- Finding evidence based approaches to fighting the opioid epidemic. "Seizing the opportunity the Cures Act provides will require governors, legislators, public-health leaders, service providers, federal officials and foundation executives who understand and champion the value of learning strategies. Using tiered-evidence grants to allocate funding to local providers would take more work on the front end but would pay big dividends over time." (Governing)
save the dates
- July 10th through 24th: e-Forum Discussion on the Agriculture Open Data Package, virtual. "The Food and Agriculture Organization of the United Nations (FAO) in partnership with the Global Open Data on Agriculture and Nutrition (GODAN) are inviting interested individuals to participate in this forum discussion on 'Agriculture Open Data Package' to be held on the e-Agriculture Platform. The initial target audience for this forum are policy-makers, researchers, open data experts, and/or agricultural experts – however, any one interested is invited to attend." Learn more about the forum and how to participate here.
- July 19th, 5:30 PM EST. Book Discussion: When Your Job Wants You To Lie in Washington, DC. "Join us for a discussion that will help us deal with the kinds of situations we all encounter. Presented by the American Society for Public Administration, National Capital Area Chapter (ASPA NCAC). Refreshments start 5:30, and the discussion starts 6:00. Space is limited, so you must RSVP in advance." Learn more and RSVP here.
- July 27th, 10 am: Chief FOIA Officers Council Meeting in Washington, DC. "OGIS and the Department of Information Policy (OIP) at the Department of Justice are happy to announce that the next meeting of the Chief FOIA Officers Council will be held on Thursday, July 27th from 10 am to noon. You can register to join the audience in the William G. McGowan Theater beginning on July 26. You can also plan on watching the livestream via the National Archives’ YouTube Channel."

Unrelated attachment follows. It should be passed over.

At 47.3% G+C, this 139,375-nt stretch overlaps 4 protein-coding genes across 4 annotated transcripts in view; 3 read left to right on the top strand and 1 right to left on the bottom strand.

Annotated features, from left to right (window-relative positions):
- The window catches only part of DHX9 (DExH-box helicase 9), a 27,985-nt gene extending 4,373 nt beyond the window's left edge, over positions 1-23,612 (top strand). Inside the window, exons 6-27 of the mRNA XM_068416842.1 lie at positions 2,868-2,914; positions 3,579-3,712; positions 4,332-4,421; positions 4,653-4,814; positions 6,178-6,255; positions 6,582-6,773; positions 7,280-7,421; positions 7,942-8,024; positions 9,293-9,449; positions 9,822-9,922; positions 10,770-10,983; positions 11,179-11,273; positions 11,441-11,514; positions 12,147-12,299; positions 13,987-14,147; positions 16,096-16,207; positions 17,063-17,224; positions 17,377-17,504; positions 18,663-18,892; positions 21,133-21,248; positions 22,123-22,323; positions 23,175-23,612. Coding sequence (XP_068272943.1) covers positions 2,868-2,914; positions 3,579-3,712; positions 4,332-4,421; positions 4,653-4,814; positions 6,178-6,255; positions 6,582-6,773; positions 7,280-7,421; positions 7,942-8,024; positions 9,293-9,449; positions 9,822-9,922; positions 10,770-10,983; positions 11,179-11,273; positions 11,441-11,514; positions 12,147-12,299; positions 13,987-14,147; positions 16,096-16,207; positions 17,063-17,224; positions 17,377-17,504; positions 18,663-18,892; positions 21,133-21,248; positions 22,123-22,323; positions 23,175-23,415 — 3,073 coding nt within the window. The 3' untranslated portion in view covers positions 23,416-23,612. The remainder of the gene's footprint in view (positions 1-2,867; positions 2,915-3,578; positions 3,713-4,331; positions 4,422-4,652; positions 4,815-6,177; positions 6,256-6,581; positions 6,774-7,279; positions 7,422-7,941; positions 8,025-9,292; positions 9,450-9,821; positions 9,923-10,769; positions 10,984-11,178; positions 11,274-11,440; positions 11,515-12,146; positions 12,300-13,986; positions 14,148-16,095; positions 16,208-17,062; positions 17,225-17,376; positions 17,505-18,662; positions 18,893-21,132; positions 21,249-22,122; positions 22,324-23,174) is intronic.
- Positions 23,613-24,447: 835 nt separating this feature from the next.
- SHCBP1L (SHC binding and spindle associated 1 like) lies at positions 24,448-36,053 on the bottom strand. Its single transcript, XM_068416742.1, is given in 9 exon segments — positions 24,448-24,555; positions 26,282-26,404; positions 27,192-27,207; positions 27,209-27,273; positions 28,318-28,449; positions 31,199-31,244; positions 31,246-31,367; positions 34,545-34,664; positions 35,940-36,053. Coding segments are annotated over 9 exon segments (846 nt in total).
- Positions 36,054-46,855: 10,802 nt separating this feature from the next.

- September 11th and 12th: TicTec@Taipei in Taipei. "TICTeC@Taipei is the first ever conference about the influence of civic tech to be held in Asia. We’ve invited members of academia, business, politics, NGOs, education to participate, and discuss their research. We hope through this event, we can build a global network of civic tech enthusiasts." The event is being held during #CivicTechFest 2017. Learn more, submit a session proposal, and register to attend here.
- September 13th: Civic and Gov Tech Showcase in San Jose, California. "Innovate Your State, in partnership with Microsoft and the City of San Jose, is bringing the 3nd Annual Civic & Gov Tech Showcase to the Capitol of Silicon Valley. The Civic & Gov Tech Showcase is an opportunity to connect with civic minded entrepreneurs, potential investors, and government leaders to showcase the great work that is being done to improve government and governance. The goal of the event is to encourage collaboration and the support of new technologies to improve government and public participation." Learn more and get your tickets here.
- September 14th – 16th: Digital Humanities and Data Journalism Symposium, in Miami, Florida. "Digital humanists and data journalists face common challenges, opportunities, and goals, such as how to communicate effectively with the public. They use similar software tools, programming languages, and techniques, and they can learn from each other. Join us for lectures and tutorials about shared data types, visualization methods, and data communication — including text visualization, network diagrams, maps, databases and data wrangling. In addition to the scheduled content, there will be opportunities for casual conversation and networking." Learn more and register here.
- September 28th: Powering Sustainable Development with Access to Information, Paris, France. "The 'IPDCtalks' will be held to highlight and elaborate on the importance of Access to Information for all sustainable development efforts around the world. It will consist of a series of attractive and dynamic talks from global public leaders, top journalists, young intellectuals and community leaders. While some of the speakers will elaborate on the key role of Access to Information for the achievement of a particular Sustainable Development Goal, others will reflect on the essential role of Access to Information for our society and future." You can learn more and request an invitation on the event website. If you're interested, but can't attend the event will be broadcast live on the web.